The definition most commonly found for gothic romance is a romance that deals with desolate and mysterious and grotesque events. But, in my opinion there is really much more to it than that. The beginnings of gothic novels can be traced back to the late 18th and early 19th centuries. These stories were mysterious and suspenseful, heavily tinged with horror and terror, and often involved supernatural elements. The settings also played an important part in these novels. They had dark backgrounds, such as castles, medieval ruins, and monasteries. These usually were equipped with subterranean passages, dark battlements and hidden panels. Some examples of these stories can be found within the pages of The Castle of Otranto by Horace Walpole, The Monk by Matthew Lewis, Frankenstein by Mary Shelley and the works of Ann Radcliffe.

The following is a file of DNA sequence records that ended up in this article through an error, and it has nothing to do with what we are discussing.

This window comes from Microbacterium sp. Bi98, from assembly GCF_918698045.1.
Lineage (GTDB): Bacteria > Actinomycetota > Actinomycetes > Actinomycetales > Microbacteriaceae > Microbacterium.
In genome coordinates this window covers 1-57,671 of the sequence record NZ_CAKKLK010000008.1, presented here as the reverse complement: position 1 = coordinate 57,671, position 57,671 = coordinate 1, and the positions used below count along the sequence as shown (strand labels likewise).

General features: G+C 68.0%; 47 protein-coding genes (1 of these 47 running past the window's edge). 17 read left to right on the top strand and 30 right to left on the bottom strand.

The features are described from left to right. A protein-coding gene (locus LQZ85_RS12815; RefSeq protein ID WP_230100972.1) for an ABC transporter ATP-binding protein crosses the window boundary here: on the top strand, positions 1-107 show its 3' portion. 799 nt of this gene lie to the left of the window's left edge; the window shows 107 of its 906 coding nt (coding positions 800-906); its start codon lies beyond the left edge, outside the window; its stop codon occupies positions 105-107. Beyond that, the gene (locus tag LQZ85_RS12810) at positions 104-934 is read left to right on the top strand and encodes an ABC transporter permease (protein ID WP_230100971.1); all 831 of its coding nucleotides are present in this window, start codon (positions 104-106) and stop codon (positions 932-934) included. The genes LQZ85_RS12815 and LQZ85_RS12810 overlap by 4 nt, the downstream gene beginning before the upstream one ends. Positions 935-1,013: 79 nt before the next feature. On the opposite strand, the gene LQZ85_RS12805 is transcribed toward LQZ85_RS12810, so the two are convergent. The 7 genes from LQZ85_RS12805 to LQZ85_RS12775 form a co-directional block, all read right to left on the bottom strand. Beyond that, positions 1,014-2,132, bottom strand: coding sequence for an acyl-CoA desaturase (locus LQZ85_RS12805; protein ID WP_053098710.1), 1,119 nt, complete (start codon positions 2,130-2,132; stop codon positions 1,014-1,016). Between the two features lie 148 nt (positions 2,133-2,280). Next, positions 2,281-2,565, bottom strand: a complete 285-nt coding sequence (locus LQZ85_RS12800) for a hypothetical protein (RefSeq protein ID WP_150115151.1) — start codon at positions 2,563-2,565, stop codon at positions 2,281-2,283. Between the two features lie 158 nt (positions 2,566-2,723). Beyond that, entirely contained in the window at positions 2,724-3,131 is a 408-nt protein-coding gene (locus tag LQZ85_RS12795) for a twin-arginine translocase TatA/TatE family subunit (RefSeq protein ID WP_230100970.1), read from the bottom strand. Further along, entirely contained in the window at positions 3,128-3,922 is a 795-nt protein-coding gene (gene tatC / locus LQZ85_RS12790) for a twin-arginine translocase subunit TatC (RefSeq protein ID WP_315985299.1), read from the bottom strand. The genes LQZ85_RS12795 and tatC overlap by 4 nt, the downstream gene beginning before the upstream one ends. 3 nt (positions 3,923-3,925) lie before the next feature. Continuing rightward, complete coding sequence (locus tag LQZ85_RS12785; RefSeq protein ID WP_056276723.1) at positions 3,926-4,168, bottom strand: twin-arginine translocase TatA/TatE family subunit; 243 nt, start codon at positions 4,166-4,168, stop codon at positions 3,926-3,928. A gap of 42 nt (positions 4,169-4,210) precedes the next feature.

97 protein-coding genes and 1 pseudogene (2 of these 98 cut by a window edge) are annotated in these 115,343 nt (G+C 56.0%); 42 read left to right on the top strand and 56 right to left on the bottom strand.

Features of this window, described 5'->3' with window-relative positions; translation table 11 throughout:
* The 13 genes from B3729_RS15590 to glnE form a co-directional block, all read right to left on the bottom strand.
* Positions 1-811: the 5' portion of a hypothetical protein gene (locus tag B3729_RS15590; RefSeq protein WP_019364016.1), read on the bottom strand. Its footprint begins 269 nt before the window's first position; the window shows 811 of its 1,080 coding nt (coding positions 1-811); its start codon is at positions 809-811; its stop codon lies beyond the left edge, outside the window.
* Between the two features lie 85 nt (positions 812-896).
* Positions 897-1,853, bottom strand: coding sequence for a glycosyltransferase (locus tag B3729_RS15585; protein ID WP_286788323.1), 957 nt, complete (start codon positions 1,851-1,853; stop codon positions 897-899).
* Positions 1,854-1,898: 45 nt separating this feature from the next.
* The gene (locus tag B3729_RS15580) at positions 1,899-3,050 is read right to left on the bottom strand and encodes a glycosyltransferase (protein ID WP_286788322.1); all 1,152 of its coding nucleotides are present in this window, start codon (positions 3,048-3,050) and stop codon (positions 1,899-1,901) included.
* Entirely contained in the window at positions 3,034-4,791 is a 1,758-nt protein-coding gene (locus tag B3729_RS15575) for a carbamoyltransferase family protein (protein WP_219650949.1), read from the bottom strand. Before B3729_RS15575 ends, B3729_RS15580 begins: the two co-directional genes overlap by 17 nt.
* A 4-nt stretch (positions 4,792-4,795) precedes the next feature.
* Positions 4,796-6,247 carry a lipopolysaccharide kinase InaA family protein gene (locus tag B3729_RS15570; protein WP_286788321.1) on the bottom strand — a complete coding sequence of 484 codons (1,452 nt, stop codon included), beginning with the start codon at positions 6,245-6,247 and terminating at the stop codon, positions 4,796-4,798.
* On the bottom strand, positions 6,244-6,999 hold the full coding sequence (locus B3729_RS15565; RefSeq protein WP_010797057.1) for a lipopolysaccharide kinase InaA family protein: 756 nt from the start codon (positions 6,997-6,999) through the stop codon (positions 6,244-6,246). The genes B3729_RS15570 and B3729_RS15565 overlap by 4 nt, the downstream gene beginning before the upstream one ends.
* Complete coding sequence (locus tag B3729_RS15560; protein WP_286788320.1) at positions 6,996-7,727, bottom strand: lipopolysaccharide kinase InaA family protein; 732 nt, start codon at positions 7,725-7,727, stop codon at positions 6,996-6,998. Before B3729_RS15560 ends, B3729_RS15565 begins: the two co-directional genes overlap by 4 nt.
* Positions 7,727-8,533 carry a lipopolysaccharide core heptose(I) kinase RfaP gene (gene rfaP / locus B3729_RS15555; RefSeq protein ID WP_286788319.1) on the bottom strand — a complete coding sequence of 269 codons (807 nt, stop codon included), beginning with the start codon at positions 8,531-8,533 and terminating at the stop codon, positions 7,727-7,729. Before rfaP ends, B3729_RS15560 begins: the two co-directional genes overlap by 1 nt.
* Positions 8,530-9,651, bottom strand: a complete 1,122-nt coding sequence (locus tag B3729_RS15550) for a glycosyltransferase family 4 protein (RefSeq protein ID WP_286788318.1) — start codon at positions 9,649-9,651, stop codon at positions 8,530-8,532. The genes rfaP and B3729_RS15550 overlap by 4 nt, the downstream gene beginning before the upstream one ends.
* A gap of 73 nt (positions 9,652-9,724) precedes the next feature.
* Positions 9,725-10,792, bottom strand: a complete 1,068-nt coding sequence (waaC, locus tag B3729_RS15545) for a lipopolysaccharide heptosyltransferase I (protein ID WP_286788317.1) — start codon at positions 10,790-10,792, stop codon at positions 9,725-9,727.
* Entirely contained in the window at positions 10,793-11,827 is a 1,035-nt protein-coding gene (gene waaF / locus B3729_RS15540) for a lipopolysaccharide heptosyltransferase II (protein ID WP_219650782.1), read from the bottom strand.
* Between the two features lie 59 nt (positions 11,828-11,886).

During the 1960’s gothic romance re-surged to a new audience and became enormously popular in England and the United States. These stories were heavily influenced by the novels Jane Eyre by Charlotte Brontë's and Rebecca by Daphne du Maurier. The basic elements remained the same. The main character was usually female and written in the first person point-of-view, giving the novel a feel of urgency and mystery since readers could only see the events through the heroine’s eyes. These women were often governesses or new brides, sent to live in gloomy mansions or castles with a man who might be the hero or who could possibly be the villain. The covers for these novels were easily recognizable, with a terror-stricken woman standing on or near cliffs with the ocean crashing on the rocks below. Above her looms the gloomy mansion or castle and typically there is one window mysteriously lit from within.